Russian sage (Perovskia atriplicifolia) is one of my favorite plants. It is a staple in my design work.
I often use Perovskia in masses to create a rhythm in large scale planting beds. The plant’s upright nature lends to incorporating well with ornamental grasses. Additionally, its coloration is a perfect foil for hot and cool color combinations, or buffering the two extremes.
Perovskia grows 3 to 4 feet tall and requires full sun for best performance. Its grayish white stems are covered with leaves of the same color. Lavender flowers emerge in early June and continue to frost. It is thought, the reference to ‘sage’ in the common name comes from the aroma given off when the leaves are crushed.
Don’t let Russian sage’s finely textured foliage and delicate look fool you. The native of southwest and central Asia is surprisingly rugged. It becomes somewhat woody with maturity. Once established it tolerates drought quite well. Additionally, it has no disease or insect problems. Perovskia is hardy in USDA zones 4-9.
Perovskia provides good structure in the winter landscape. Its pale foliage contrasts well with dark seedheads and brown grasses. It does not however appreciate ‘wet feet’ in the winter months. Site the plant accordingly, good drainage is essential or the plants will rot.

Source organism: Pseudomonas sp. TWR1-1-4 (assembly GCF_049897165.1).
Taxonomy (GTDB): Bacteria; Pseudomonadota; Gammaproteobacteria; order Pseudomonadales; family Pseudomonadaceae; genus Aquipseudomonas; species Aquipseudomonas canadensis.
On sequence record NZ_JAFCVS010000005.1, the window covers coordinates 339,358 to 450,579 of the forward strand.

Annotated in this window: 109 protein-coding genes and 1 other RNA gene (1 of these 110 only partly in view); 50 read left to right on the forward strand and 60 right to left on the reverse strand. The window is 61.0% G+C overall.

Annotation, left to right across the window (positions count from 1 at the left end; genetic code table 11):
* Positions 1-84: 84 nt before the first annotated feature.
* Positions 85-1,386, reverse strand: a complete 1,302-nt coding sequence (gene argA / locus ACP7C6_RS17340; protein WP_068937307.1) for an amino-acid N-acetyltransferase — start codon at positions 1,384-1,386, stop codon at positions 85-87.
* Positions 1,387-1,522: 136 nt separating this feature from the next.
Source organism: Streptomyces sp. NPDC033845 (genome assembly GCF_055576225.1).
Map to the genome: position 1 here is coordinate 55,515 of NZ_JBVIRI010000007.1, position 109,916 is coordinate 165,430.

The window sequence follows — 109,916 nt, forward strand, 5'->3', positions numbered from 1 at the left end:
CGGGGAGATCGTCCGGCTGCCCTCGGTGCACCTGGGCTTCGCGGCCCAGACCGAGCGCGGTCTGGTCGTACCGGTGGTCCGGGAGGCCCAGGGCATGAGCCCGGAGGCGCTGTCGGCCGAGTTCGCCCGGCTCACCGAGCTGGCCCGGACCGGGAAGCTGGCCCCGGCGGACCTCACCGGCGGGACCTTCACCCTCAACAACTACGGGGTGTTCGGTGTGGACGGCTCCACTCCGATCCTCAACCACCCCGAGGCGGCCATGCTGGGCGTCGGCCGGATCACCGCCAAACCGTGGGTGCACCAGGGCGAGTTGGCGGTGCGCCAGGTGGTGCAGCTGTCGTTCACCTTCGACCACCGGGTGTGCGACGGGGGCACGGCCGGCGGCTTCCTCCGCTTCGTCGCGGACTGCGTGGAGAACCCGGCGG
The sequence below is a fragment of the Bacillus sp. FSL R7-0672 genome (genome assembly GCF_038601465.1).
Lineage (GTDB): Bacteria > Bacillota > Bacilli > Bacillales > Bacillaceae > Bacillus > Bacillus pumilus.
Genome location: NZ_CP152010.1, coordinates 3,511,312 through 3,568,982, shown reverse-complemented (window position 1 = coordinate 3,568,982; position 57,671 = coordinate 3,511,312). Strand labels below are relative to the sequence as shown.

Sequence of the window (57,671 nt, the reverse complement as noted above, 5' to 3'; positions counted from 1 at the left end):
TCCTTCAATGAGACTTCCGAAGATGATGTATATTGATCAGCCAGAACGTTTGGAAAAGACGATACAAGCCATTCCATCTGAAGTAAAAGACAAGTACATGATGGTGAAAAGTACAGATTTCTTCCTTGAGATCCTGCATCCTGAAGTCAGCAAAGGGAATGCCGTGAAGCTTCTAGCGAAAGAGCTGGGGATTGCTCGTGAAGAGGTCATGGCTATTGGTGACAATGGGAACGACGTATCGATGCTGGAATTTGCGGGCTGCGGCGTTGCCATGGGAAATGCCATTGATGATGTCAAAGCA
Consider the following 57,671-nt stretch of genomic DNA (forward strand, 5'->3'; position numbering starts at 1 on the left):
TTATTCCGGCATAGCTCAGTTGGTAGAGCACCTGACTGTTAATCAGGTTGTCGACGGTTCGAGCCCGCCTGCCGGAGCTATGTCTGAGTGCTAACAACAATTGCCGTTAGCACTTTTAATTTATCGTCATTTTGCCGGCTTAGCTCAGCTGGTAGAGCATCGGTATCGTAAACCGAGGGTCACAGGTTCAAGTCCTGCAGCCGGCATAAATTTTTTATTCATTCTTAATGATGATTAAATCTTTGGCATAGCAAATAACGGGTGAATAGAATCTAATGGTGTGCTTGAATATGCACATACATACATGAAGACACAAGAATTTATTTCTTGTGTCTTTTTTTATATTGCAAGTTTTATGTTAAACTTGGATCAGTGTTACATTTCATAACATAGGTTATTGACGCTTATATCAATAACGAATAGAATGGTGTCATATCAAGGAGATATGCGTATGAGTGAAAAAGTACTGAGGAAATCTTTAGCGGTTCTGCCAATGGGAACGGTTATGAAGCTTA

In 1995, the named Perovskia atriplicifolia . Additionally, the plant has been recognized by the in its program.
Russian sage combines well many perennial plants and ornamental grasses including:
- Coneflower (Echinacea)
- Rattlesnake master (Eryngium yuccifolium)
- Yarrow (Achillea)
- Globe thistle (Echinops ritro)
- Tall Garden Phlox (Phlox paniculata)
- Sneezeweed (Helenium autumnale)
- Blazing Star (Liatris spicata)
- Gaura (Gaura lindheimeri)
- Joe-Pye Weed (Eupatorium maculatum)
- Feather Reed Grass (Calamagrostis acutiflora and C. brachytricha)
- Switch Grass (Panicum)
- Autumn Moor Grass (Sesleria autumnalis)
- Purple Love Grass (Eragrostis spectabilis)
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